By Rick Hinton
An urban legend took hold about Skiles Test and his House of Blue Lights. The main ingredient to any lore is that of the bizarre. In Skiles’ case it was either after his wife’s death, a proposed covenant between the two that he’d never bury her body, or that of a tormented man mourning her death. A glass coffin was a final embellishment.
Initially, Skiles entertained the stories. I believe he liked the attention. He would chat with visitors, often giving them a tour. However, years of this took a toll, becoming quite negative: hordes of adrenaline seekers peering into his windows at all hours, looking for the holy grail glass coffin; vandalism and damage to the outbuildings and animals; dips in the pool. Skiles once found a teenage boy in his kitchen drinking a Coke from his refrigerator! He had a fence erected on the lower section at Fall Creek Road, but that only slowed down daytime visitors. At night, they continued to come. Skiles spent many a night away from the property just to get away from it all.
Skiles died in March 1964 and was buried in the family plot at Crown Hill Cemetery. You’d think this would put the brakes on the stories. It didn’t! Curiosity seekers continued to come, including to the most famous estate auction that Indianapolis had seen up to that point. In May 1964, over a three-day period, some 50,000 people gathered in the cow pasture on the east side of the north drive to take it all in: diamond rings and jewelry; vehicles, furniture and oriental rugs; a grand piano and old magazines. And items that perpetuated Skiles’ eccentricities as a master hoarder: cases of aspirin, ketchup, mustard, canned food, Pepto-Bismol, nails, plumbing and electrical parts. And small animal coffins. Skiles loved his critters. Upon their death he would photograph them lying in state and then have them buried with small grave markers. This was before Stephen King’s Pet Cemetery. Pam Short’s father, Paul Hopper, did electrical and plumbing work for Skiles in the 1960s, often referring to him as the “Cat Man.” The photos of what I assume are deceased cats (and a few squirrels) went into a photo album. Who eventually acquired these albums is anyone’s guess but they did exist. As far as what happened to the St. Bernards… only Skiles knows? A lot of items were found stored in the tunnels about the property. Entrances and exits have been filled in but I imagine the tunnels themselves are still there.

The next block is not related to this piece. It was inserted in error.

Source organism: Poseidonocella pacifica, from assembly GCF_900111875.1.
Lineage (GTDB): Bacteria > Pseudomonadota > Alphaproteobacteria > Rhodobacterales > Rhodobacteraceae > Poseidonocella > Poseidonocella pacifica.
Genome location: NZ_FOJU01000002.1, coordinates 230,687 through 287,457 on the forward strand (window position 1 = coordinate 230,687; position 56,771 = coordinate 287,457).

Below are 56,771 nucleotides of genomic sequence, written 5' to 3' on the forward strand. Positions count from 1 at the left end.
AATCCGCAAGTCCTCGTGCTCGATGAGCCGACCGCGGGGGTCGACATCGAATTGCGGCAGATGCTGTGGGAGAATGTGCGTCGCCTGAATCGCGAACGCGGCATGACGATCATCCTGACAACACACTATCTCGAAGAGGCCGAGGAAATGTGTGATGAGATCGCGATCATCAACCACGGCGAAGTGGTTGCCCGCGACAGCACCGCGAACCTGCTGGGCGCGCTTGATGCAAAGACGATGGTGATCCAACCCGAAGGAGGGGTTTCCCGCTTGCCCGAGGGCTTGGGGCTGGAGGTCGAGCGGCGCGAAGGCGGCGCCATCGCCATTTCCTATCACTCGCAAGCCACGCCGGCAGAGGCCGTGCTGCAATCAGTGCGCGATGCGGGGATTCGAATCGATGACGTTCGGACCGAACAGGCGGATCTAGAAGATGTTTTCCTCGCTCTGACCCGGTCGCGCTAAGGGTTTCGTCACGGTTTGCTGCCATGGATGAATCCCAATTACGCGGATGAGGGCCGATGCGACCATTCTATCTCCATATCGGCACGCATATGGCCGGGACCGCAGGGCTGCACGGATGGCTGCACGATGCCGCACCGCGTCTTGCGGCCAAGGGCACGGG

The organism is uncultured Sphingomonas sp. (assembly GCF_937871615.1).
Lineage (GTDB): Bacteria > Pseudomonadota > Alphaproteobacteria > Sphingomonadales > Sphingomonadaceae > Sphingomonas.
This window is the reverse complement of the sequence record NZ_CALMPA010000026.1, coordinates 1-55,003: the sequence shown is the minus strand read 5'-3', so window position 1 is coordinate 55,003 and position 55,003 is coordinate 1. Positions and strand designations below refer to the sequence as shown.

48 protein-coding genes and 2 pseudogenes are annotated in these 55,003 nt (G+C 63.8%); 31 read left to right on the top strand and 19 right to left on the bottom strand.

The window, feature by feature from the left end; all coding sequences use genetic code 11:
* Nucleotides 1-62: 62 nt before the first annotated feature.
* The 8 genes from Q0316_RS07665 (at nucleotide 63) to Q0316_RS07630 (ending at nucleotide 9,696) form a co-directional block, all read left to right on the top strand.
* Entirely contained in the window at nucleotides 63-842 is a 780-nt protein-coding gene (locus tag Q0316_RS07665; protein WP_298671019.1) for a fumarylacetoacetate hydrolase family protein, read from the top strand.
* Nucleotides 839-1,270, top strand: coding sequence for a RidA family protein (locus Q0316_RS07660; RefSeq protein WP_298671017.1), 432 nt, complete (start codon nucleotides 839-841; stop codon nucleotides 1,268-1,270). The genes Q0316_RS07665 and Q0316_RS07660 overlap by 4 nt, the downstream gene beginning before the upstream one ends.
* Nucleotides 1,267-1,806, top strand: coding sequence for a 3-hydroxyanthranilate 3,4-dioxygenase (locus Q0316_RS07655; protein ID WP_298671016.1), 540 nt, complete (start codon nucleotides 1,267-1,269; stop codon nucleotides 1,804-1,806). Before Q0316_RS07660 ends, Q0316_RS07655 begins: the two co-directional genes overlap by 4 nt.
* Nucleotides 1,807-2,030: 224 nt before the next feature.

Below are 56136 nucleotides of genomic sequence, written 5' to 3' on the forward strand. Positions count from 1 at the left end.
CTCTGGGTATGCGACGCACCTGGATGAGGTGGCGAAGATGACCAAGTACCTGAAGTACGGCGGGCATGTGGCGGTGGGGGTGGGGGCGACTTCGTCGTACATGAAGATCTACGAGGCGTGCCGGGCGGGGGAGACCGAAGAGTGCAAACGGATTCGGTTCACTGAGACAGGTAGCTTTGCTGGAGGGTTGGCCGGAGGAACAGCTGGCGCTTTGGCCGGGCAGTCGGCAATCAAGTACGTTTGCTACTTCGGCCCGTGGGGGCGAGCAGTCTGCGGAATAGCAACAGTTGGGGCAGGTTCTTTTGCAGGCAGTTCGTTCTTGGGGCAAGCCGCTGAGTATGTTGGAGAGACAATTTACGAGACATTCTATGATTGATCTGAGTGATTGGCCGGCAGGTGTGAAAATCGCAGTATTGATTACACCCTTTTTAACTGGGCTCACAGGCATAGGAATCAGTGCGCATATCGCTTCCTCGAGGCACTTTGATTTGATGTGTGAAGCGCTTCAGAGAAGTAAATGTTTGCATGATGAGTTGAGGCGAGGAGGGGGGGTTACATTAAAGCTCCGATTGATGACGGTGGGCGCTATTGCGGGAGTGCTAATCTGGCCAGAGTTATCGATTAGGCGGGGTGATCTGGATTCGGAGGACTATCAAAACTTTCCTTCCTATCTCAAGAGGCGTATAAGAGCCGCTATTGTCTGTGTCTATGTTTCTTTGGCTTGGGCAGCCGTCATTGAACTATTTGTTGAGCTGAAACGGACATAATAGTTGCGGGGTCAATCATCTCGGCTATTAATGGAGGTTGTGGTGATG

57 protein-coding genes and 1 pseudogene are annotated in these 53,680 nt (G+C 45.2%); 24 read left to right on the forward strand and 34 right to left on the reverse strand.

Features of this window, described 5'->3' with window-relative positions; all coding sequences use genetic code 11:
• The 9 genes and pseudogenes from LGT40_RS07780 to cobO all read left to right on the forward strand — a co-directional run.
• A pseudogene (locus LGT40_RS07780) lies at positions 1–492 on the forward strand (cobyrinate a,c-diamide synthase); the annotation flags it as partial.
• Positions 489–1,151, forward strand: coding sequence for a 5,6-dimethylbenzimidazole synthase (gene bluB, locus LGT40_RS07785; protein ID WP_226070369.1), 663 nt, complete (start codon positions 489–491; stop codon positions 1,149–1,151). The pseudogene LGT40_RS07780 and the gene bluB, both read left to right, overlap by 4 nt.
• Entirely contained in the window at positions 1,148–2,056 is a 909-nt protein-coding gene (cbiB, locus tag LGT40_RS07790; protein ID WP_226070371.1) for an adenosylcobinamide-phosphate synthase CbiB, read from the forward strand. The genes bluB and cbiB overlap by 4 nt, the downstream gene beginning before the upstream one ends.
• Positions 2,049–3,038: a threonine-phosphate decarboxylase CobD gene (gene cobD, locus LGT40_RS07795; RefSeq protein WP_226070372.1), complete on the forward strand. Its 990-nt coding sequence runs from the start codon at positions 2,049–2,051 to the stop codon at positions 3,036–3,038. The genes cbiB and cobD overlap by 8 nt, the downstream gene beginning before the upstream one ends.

The Test auction put auctioneer Earl Cornwell (Earl’s Auction Co.) on the map. It was a flurry of activity for those three days, however, the most sought-after item seemed to be the glass coffin. There wasn’t one, they were told. There was no dead wife. All three of Skiles’ wives survived him. No body, no strange occurrences, only overactive imaginations and a constant parade of trespassing. Welcome to urban myths!
Skiles left 80 acres to the city of Indianapolis to be turned into a nature park. It’s known today as Skiles Test Nature Park, the very ground where the former house, pool and farm once resided. Scott Bee worked for a private security firm that patrolled the property in the 1970s. He may very well have been on duty the night I made my approach. He says the dogs I heard were most likely from a house behind the Test property. He also states that the parks department allowed a few of their employees to stay in the house on occasion. The house, pool and other buildings were razed in 1978.
Mike Ahern, former WISH-TV news anchor, toured the house for a feature before its demolition. He declared, “The House of Blue Lights was a rite of passage for Indianapolis teenagers.” Much like visits to the Haunted Bridges of Avon and Danville, Riverside Amusement Park and the Tee Pee Restaurant. And for those that actually rubbed shoulders with Skiles Test in their youth, Gary Ledbetter and countless others, it’s become a precious memory.
Folks still claim the Skiles Test Nature Park hilltop will on occasion resonate with an eerie blue glow.